Here's the video series:--


[I believe the copyright on this video series is expired, but please check if it is lawful to view the video in your jurisdiction before viewing.]

If there are issues regarding copyright, please let me know, and I will delete this question.

  • How credible is the video series?
  • Is Bryan Magee a respected author?
  • Are there are any serious errors in this?
  • Is this a good resource for someone starting off in philosophy?
  • Are the people interviewed in video respectable philosophers in their own right?

Here's the same content in book form:--

Magee, Bryan. The great philosophers: An introduction to western philosophy. Oxford University Press on Demand, 2000.

Other References:--

  • The title tells you all you need to know. "The great philosophers: An introduction to western philosophy." This tells you that the problems start with the choice of who to call 'great' and how to justify the use of this adjective within a discipline that hasn't made any progress in centuries. Mutter mutter... . .
    – user20253
    Apr 10, 2018 at 12:32
  • You are entitled to your opinion. Apr 10, 2018 at 12:38

1 Answer 1


The series retains a good deal of value. Magee always chose experts, recognised as such, to provide the expositions. The contributions are framed in question and answer form and this is a useful guide to philosophical discussion and argument as it might properly be conducted - clear, incisive, polite - but isn't always.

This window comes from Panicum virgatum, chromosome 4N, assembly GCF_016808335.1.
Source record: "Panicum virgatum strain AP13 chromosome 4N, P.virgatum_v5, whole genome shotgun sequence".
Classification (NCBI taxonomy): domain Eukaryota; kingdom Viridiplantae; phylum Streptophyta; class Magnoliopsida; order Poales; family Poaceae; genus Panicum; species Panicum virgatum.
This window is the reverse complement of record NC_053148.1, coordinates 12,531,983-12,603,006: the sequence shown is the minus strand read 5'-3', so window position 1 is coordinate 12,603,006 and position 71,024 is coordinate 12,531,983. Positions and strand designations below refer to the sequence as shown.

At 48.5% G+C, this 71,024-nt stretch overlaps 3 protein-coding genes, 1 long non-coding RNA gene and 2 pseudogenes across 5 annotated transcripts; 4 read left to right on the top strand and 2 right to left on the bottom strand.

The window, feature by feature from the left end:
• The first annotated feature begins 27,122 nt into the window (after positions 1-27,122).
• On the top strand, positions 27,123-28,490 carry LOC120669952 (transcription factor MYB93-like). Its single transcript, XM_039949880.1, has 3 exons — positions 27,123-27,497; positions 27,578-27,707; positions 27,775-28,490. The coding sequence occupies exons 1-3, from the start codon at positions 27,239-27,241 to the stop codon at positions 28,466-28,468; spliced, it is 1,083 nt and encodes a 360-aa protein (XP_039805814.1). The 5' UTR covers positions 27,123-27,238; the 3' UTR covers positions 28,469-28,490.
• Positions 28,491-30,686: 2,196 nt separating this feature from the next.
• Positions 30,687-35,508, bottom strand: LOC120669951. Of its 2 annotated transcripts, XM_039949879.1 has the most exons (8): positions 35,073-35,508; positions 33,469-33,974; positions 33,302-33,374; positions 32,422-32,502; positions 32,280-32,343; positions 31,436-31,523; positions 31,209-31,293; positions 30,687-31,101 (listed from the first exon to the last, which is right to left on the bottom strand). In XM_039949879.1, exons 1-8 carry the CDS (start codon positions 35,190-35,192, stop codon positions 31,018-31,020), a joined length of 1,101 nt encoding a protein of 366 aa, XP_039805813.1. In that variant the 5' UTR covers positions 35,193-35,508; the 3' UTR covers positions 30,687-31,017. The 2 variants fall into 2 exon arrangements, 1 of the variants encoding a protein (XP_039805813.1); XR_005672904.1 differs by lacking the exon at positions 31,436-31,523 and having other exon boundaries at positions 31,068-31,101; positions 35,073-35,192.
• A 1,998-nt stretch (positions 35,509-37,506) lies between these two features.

One advantage the series has, besides its general reliability, is that it is so angled as to be accessible to a wide readership. So it isn't set in the tangled prose of so much philosophical literature. The contributors want to communicate - not to impress or just to address other philosophers.

Naturally since the series goes back a fair time now, it is not state of the art. But at the introductory level at which it is set, I don't think this is a serious defect.

Magee is a competent but not distinguished philosopher - by which I mean merely that he is no Russell, Quine, Goodman, Davidson, Putnam or Kripke and would not claim to be. That's just about right for his interviewing role. He lets the experts talk, asks clear and relevant questions, and does not try to intrude his own views.

This is not to rule out the suggestions for reading above, very far from it. but you can take up these suggestions and watch Magee as well.

  • TY, that was exactly the answer I was looking for. Apr 10, 2018 at 16:01
  • I wouldn't underestimate Magee. He's definitely no Kant, but his superpower seems to be the ability to simplify ideas to a form where you can digest without any serious loss of information. Apr 12, 2018 at 22:15
  • I agree on Magee's ability to communicate very effectively without anything like undue simplication, Point taken. Best - GT.
    – Geoffrey Thomas
    Apr 12, 2018 at 23:35
  • Take care! TY for your input. :) Apr 13, 2018 at 10:53
  • "He lets the experts talk, asks clear and relevant questions, and does not try to intrude his own views." ~ Geoffrey Thomas (user) Bryan Magee is more focused on epistemology, metaphysics, and history of philosophy as opposed to formal logic. He also focuses on Schopenhauer, whom is not very focused upon in Philosophy in 2019. (en.wikipedia.org/wiki/Bryan_Magee). I think he is an authority on Schopenhauer. Oct 24, 2019 at 14:57

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